EE customers should be on high alert about a new scam doing the rounds online. Cyber crooks are sending out emails claiming there is an unnamed issue with their monthly bill and that users need to enter their billing details to verify the information is accurate.
The subject line – as identified by researchers working for the Cofense Phishing Defense Centre (PDC) – is usually “View Bill – Error”. The lack of detail should probably raise a red flag with EE customers. The email vaguely talks about how EE is “working to get this fixed”. Customers are pushed to “view billing to make sure your account details are correct”.
But clicking on that link will direct users towards a fake login page designed to lift any details inputed into the fields. This will allow the cyber criminals to login to EE accounts. But worse than that, as the fraudulent forms ask for credit card details – the crooks are able to use your details to purchase a number of items online in your name behind your back.
The fake login pages supports the HTTPS protocol – displayed as the green padlock – within the URL, which is a clever tactic to give users false hope that anything they write in the form is being encrypted and safe from prying eyes.
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However, the bad actors went to the trouble of obtaining SSL certificates for the domain to be able to legitimately display this HTTPS padlock symbol simply to gain users’ trust. According to the researchers investigating this scam, it has become much easier for site owners, including fraudsters, to obtain these certificates.
In fact, it’s this level of detail that makes this latest EE scam so worrying.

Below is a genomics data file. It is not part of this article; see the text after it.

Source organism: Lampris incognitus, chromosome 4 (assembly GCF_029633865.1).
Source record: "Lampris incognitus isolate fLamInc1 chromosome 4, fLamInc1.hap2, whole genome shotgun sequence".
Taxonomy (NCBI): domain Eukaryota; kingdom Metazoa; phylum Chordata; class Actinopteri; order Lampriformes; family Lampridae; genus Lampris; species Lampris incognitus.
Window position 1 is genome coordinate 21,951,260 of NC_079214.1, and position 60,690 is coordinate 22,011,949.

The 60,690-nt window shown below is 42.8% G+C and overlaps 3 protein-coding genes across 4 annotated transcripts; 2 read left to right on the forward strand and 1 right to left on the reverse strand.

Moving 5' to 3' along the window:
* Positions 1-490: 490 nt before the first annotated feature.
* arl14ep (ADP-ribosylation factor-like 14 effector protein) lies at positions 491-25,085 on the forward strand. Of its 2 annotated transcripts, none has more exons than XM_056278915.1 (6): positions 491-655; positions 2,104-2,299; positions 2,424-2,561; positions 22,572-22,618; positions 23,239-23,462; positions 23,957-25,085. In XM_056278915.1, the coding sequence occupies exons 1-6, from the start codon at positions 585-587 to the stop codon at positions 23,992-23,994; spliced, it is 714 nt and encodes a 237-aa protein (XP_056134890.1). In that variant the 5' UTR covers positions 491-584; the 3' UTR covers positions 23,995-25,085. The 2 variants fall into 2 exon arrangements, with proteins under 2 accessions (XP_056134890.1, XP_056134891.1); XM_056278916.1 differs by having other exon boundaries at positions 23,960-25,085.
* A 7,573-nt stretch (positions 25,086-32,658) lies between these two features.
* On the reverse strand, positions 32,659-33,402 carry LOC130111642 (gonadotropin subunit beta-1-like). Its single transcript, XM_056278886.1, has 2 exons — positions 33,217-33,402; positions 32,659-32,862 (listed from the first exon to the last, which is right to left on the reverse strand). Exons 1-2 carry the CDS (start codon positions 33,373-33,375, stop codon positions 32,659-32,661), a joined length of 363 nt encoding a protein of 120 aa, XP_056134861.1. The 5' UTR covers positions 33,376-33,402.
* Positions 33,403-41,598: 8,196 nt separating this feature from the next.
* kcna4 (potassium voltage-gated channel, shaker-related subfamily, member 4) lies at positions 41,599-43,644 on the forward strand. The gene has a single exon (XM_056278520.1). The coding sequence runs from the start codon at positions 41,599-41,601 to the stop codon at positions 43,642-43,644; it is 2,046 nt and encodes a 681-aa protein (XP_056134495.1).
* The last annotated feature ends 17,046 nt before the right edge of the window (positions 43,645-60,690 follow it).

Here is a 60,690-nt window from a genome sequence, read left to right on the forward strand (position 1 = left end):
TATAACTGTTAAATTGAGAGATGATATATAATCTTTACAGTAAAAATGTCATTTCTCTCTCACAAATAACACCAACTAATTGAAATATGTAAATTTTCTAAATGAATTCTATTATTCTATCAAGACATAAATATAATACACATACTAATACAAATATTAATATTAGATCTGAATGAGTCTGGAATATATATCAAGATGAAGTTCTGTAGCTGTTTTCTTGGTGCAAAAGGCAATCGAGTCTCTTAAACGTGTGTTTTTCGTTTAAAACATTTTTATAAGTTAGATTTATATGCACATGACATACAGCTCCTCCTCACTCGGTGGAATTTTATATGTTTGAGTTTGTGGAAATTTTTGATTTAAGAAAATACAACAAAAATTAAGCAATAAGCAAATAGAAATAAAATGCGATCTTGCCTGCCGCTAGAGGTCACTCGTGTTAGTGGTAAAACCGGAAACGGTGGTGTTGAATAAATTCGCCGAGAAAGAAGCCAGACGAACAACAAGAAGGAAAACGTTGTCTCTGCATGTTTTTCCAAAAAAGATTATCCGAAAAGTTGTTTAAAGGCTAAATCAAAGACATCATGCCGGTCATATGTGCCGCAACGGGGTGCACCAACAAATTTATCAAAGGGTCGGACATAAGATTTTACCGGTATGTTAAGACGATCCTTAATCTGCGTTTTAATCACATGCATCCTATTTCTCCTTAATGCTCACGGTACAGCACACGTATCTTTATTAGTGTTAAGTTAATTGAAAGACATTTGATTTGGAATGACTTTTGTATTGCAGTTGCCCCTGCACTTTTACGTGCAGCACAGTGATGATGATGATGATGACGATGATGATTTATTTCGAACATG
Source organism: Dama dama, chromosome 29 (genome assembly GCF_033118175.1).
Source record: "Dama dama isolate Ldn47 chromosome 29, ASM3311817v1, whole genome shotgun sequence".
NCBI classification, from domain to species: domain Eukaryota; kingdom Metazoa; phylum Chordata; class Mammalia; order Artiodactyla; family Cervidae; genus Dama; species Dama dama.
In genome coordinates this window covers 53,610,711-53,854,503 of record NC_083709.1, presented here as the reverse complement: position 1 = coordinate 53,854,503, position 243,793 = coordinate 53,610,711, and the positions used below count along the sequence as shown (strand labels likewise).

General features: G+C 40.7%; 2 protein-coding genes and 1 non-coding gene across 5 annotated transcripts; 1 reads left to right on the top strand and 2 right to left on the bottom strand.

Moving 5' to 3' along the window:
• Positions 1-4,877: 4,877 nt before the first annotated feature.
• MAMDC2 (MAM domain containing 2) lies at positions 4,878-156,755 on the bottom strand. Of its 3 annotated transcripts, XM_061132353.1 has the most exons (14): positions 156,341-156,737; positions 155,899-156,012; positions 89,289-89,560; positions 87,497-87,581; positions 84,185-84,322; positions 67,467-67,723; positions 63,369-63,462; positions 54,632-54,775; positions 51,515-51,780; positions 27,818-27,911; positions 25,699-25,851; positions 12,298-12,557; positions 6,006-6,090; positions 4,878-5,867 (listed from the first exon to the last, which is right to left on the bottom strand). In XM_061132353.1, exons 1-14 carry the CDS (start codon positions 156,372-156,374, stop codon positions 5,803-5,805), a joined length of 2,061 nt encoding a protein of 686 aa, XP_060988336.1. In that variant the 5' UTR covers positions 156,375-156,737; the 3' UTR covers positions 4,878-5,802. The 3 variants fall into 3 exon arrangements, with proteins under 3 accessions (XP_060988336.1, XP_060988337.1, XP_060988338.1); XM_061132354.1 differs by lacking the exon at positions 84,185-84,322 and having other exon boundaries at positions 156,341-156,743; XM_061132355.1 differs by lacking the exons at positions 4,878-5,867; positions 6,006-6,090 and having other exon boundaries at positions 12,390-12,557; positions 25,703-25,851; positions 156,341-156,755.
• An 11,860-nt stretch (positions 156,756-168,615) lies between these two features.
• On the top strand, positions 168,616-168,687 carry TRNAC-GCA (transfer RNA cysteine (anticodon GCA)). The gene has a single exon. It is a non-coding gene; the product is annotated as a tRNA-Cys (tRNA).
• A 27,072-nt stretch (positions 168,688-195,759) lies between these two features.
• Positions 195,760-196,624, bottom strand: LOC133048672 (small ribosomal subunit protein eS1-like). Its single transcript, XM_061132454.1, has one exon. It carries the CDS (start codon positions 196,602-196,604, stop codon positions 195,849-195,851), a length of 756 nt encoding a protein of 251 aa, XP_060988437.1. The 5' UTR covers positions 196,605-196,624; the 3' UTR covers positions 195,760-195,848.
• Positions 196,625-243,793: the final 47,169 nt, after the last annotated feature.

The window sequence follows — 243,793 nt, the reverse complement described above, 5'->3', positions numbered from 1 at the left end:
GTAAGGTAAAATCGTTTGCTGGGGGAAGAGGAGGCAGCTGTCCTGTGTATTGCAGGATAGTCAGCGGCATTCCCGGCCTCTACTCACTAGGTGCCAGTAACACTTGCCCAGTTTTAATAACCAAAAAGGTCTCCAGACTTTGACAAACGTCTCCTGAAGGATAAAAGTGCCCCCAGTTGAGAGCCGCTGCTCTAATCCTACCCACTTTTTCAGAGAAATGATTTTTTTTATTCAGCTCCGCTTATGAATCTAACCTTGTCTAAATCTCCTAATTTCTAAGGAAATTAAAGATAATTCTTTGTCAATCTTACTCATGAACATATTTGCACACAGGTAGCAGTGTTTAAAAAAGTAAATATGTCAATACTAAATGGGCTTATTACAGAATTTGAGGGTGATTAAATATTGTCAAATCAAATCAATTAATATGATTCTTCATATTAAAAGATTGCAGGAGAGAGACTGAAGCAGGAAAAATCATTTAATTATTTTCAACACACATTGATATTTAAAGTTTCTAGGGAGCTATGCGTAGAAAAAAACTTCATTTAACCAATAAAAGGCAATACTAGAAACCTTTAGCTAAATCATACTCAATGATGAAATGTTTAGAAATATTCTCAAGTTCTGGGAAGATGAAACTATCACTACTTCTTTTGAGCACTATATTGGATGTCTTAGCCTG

In the form where users are prompted to input their credit card information, cyber crooks have placed a small “You will not be charged” message in the top right-hand corner to reassure email recipients that it’s a legitimate site.
After the details have been put into the form, users will be automatically redirected to EE’s website. So users shouldn’t even be suspicious – unless they’re keeping a close eye on the URL – that anything has gone awry.
At the time of writing, the phishing page is still live and active, according to Cofense Phishing Defense Centre. So, if you’re on EE, you should be on the lookout for the emails as the cyber crooks are still actively using this technique to try to steal payment details.
EE has a dedicated webpage to help customers if they think they have been targeted by scams.
The firm’s advice states that if you receive a message requesting personal or financial information, such as personal security details, bank details or passwords, be aware that it could be a scam and therefore fraudulent. If you’ve received something that looks a bit suspicious don’t worry.
Receiving a suspicious text, email or voice call will not harm you in any way – harm can only come if you interact with it.
Those who are concerned can forward any phishing emails referring to EE to [email protected]
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